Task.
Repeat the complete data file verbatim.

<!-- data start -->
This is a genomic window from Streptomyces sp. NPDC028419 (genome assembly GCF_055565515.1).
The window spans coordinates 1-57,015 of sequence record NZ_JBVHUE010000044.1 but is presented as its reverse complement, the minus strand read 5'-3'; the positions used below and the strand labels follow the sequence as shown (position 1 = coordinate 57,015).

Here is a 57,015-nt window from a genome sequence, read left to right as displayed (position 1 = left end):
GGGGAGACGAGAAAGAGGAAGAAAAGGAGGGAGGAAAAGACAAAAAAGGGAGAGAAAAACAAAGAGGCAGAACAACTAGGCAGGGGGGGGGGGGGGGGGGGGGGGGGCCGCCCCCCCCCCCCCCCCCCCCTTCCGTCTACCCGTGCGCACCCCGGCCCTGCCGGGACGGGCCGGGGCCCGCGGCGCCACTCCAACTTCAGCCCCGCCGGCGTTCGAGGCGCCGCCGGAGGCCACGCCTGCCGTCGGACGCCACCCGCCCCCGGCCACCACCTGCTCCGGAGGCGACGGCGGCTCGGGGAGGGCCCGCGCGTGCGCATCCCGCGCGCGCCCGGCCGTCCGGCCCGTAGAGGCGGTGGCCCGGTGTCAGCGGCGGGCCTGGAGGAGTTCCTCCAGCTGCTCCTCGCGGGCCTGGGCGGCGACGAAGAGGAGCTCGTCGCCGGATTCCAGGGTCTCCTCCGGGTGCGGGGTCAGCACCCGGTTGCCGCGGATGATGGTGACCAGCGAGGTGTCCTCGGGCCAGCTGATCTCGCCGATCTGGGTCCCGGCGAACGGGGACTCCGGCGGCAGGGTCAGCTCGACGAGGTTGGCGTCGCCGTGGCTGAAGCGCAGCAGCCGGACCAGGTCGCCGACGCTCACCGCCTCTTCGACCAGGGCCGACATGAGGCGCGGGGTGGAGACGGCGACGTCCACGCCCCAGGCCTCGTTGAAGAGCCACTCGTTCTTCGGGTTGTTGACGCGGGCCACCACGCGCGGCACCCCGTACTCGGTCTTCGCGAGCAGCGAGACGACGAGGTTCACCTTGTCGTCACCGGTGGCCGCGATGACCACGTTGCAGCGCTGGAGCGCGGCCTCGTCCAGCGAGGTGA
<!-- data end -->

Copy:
This is a genomic window from Streptomyces sp. NPDC028419 (genome assembly GCF_055565515.1).
The window spans coordinates 1-57,015 of sequence record NZ_JBVHUE010000044.1 but is presented as its reverse complement, the minus strand read 5'-3'; the positions used below and the strand labels follow the sequence as shown (position 1 = coordinate 57,015).

Here is a 57,015-nt window from a genome sequence, read left to right as displayed (position 1 = left end):
GGGGAGACGAGAAAGAGGAAGAAAAGGAGGGAGGAAAAGACAAAAAAGGGAGAGAAAAACAAAGAGGCAGAACAACTAGGCAGGGGGGGGGGGGGGGGGGGGGGGGGCCGCCCCCCCCCCCCCCCCCCCCTTCCGTCTACCCGTGCGCACCCCGGCCCTGCCGGGACGGGCCGGGGCCCGCGGCGCCACTCCAACTTCAGCCCCGCCGGCGTTCGAGGCGCCGCCGGAGGCCACGCCTGCCGTCGGACGCCACCCGCCCCCGGCCACCACCTGCTCCGGAGGCGACGGCGGCTCGGGGAGGGCCCGCGCGTGCGCATCCCGCGCGCGCCCGGCCGTCCGGCCCGTAGAGGCGGTGGCCCGGTGTCAGCGGCGGGCCTGGAGGAGTTCCTCCAGCTGCTCCTCGCGGGCCTGGGCGGCGACGAAGAGGAGCTCGTCGCCGGATTCCAGGGTCTCCTCCGGGTGCGGGGTCAGCACCCGGTTGCCGCGGATGATGGTGACCAGCGAGGTGTCCTCGGGCCAGCTGATCTCGCCGATCTGGGTCCCGGCGAACGGGGACTCCGGCGGCAGGGTCAGCTCGACGAGGTTGGCGTCGCCGTGGCTGAAGCGCAGCAGCCGGACCAGGTCGCCGACGCTCACCGCCTCTTCGACCAGGGCCGACATGAGGCGCGGGGTGGAGACGGCGACGTCCACGCCCCAGGCCTCGTTGAAGAGCCACTCGTTCTTCGGGTTGTTGACGCGGGCCACCACGCGCGGCACCCCGTACTCGGTCTTCGCGAGCAGCGAGACGACGAGGTTCACCTTGTCGTCACCGGTGGCCGCGATGACCACGTTGCAGCGCTGGAGCGCGGCCTCGTCCAGCGAGGTGA